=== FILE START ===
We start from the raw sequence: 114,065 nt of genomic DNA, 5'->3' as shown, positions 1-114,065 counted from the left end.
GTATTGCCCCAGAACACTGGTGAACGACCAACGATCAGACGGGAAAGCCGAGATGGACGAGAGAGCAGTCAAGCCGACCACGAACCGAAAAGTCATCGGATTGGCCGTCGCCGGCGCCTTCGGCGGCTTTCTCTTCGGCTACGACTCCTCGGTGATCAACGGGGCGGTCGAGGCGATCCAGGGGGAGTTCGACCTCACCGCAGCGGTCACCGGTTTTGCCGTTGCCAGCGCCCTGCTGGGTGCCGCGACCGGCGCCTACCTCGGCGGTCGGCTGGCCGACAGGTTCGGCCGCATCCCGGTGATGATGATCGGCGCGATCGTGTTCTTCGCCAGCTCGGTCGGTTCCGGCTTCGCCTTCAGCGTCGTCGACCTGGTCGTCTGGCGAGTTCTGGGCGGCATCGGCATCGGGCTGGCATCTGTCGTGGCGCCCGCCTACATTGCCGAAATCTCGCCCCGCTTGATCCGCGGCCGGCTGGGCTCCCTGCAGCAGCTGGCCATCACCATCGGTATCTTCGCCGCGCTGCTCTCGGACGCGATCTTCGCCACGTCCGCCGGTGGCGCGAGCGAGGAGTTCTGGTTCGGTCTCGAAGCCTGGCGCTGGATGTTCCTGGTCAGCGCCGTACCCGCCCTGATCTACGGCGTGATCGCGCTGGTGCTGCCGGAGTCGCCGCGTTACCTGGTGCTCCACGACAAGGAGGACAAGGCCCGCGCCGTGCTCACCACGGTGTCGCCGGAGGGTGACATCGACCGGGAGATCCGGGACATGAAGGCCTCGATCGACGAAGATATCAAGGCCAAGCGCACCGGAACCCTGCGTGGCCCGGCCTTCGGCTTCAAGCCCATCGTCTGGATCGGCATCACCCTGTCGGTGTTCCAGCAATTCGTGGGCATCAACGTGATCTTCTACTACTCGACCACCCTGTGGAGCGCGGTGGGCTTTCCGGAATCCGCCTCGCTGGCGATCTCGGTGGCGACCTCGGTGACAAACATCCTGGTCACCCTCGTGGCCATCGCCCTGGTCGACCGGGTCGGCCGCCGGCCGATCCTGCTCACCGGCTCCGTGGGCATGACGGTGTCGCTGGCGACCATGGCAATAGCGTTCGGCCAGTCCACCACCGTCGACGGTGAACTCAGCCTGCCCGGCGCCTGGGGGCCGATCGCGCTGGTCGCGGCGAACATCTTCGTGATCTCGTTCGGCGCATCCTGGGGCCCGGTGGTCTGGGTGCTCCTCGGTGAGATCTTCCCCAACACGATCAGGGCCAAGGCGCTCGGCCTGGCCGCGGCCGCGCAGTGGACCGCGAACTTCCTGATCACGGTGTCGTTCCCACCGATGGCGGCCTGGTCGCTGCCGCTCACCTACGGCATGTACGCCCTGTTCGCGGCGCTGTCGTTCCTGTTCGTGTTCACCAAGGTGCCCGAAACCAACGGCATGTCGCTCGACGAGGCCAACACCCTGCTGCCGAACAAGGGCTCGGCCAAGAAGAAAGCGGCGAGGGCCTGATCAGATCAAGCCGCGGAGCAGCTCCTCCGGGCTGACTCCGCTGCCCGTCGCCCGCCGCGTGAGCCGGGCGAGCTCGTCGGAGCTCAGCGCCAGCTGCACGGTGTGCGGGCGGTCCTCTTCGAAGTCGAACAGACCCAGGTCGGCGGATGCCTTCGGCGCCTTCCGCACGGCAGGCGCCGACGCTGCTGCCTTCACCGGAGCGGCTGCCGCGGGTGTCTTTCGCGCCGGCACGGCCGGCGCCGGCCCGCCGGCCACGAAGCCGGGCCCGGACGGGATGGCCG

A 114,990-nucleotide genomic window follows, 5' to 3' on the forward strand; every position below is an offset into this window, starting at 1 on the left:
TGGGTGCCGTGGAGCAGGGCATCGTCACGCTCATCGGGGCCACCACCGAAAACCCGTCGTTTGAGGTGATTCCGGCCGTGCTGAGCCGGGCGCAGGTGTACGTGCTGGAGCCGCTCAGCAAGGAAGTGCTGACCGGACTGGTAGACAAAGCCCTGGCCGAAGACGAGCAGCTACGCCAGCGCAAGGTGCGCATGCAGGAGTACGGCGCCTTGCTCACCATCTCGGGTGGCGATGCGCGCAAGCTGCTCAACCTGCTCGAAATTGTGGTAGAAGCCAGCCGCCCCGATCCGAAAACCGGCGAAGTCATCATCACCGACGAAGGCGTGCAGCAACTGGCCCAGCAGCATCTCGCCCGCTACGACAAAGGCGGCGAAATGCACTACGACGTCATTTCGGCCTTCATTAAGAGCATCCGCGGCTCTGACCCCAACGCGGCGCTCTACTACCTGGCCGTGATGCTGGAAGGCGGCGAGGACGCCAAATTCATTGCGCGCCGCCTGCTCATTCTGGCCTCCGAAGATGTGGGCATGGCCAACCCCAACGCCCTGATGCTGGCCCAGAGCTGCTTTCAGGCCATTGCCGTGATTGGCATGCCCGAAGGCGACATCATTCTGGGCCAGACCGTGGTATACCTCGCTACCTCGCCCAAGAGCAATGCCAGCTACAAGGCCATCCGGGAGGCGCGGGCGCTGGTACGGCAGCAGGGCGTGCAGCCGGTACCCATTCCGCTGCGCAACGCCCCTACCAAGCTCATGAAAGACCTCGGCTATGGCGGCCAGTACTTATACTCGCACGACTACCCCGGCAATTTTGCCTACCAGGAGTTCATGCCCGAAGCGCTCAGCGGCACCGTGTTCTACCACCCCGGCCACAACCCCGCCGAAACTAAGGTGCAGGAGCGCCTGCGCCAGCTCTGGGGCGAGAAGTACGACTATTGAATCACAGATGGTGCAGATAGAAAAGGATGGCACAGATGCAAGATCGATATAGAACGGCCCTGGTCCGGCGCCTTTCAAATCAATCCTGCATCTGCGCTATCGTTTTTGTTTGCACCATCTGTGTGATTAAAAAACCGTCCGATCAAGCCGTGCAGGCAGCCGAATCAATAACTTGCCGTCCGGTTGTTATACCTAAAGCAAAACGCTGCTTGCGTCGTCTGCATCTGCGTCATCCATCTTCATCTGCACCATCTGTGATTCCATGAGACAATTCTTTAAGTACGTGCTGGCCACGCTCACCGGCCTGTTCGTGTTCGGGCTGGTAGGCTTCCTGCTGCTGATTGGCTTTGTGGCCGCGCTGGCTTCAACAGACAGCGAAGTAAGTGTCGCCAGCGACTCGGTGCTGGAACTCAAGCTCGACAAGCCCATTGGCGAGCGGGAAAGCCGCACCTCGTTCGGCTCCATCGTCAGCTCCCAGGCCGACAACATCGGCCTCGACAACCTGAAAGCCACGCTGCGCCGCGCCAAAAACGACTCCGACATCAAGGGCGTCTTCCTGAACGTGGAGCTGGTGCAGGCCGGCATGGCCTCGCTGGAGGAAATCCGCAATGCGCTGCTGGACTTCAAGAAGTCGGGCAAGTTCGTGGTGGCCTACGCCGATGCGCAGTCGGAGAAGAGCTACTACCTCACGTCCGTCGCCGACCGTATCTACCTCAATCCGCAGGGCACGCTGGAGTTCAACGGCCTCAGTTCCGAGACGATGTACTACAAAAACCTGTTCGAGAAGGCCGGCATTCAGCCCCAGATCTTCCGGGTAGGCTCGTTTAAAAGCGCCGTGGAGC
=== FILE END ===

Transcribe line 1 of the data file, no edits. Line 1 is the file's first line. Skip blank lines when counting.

We start from the raw sequence: 114,065 nt of genomic DNA, 5'->3' as shown, positions 1-114,065 counted from the left end.